- email@example.com (Cinema Retro)
“It’s the most wonderful time/Of the year…” – Andy Williams
Well, yes and no. There is, after all, still about a week and a half to go before we can put the long national, annual nightmare of the tax season behind us. But it’s also film festival season, which for me specifically means the onset of the 2017 TCM Classic Film Festival, the eighth iteration of what has become a perennial moviegoing event. More and more people flock to Hollywood Boulevard each year from all reaches of the country, and from other countries, to revel in the history of Hollywood and international filmmaking, celebrate their favorite stars (including, this year, beloved TCM host Robert Osborne, who died earlier this year and whose presence has been missed at the festival for the past two sessions) and enjoy a long-weekend-sized bout of nostalgia for the movie culture being referred to when »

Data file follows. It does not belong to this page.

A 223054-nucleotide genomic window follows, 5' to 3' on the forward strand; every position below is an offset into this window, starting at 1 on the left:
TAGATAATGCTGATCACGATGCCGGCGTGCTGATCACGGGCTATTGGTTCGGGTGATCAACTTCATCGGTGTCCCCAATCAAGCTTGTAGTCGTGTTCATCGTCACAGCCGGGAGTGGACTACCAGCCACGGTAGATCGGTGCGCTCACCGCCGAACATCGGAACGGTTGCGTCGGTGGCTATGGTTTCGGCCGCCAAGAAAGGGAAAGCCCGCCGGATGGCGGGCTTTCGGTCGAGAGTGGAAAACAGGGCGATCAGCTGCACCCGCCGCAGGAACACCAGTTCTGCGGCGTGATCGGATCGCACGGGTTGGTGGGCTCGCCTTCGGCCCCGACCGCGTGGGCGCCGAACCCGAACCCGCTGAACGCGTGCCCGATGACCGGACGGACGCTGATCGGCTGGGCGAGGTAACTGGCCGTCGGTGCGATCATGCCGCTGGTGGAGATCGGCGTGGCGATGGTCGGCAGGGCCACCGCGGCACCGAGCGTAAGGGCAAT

- Dennis Cozzalio
There’s nothing more fun than getting to watch classic movies the way they were intended–on the big screen!
Now, I understand plenty of people don’t want to go to a theater, spend a fortune on tickets, popcorn, and a drink just to see the glow of cell phones and hear people rudely talking while someone kicks your seat from behind, but that’s not the experience you’ll get at Landmark theaters affordable ‘Crime & Noir’ film series. St. Louis movie buffs are in for a treat as Landmark’s The Tivoli Theater will return with it’s ‘Classics on the Loop’ every Wednesday beginning April 5th at 7pm. This season, the Tivoli will screen, on their big screen (which seats 320 btw), eight crime and noir masterpiece that need to be seen in a theater with an audience. Admission is only $7.